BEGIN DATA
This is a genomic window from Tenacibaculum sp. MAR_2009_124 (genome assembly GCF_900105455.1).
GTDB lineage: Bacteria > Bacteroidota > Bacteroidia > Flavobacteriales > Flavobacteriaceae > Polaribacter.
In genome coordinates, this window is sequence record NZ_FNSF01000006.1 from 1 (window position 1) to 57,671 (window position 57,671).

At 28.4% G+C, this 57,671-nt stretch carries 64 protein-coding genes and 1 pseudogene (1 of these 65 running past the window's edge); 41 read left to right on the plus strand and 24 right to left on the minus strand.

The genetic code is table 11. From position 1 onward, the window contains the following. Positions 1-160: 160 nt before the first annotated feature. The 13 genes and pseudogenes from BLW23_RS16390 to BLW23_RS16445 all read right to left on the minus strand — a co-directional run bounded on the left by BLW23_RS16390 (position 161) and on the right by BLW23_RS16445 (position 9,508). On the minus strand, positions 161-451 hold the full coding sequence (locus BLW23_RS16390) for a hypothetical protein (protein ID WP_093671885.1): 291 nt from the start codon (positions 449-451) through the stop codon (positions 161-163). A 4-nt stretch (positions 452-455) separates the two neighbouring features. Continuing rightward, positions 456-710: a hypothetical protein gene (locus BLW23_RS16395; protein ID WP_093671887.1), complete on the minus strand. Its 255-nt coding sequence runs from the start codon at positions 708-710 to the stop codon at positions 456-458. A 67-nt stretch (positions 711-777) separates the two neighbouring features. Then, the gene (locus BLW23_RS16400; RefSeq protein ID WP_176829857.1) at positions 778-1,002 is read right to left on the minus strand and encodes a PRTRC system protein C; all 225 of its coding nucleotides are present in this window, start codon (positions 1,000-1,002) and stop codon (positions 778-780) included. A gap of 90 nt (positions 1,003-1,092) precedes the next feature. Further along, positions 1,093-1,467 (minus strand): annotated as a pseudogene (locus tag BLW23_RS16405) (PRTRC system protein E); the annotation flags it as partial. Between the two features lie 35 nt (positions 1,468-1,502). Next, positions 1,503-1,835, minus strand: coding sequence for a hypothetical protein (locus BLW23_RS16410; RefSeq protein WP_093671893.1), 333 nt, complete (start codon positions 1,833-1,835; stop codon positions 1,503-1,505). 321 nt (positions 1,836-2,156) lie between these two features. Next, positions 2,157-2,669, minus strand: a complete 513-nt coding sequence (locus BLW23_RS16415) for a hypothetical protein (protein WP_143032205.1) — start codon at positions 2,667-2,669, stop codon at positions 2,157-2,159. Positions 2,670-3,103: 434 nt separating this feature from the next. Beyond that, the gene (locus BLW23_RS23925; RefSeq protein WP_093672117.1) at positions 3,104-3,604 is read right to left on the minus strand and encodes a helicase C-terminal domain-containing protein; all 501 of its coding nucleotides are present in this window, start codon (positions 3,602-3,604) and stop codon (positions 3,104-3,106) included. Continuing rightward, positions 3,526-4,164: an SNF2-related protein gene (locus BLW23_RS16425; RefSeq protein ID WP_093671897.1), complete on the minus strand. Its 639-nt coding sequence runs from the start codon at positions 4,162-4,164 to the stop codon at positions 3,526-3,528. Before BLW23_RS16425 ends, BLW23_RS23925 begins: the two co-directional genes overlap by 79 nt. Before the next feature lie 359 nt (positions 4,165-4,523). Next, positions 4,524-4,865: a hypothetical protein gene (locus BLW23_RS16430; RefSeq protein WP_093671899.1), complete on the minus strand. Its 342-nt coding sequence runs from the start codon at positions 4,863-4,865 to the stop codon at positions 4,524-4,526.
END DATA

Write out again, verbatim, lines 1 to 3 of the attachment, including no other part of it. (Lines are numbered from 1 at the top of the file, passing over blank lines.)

This is a genomic window from Tenacibaculum sp. MAR_2009_124 (genome assembly GCF_900105455.1).
GTDB lineage: Bacteria > Bacteroidota > Bacteroidia > Flavobacteriales > Flavobacteriaceae > Polaribacter.
In genome coordinates, this window is sequence record NZ_FNSF01000006.1 from 1 (window position 1) to 57,671 (window position 57,671).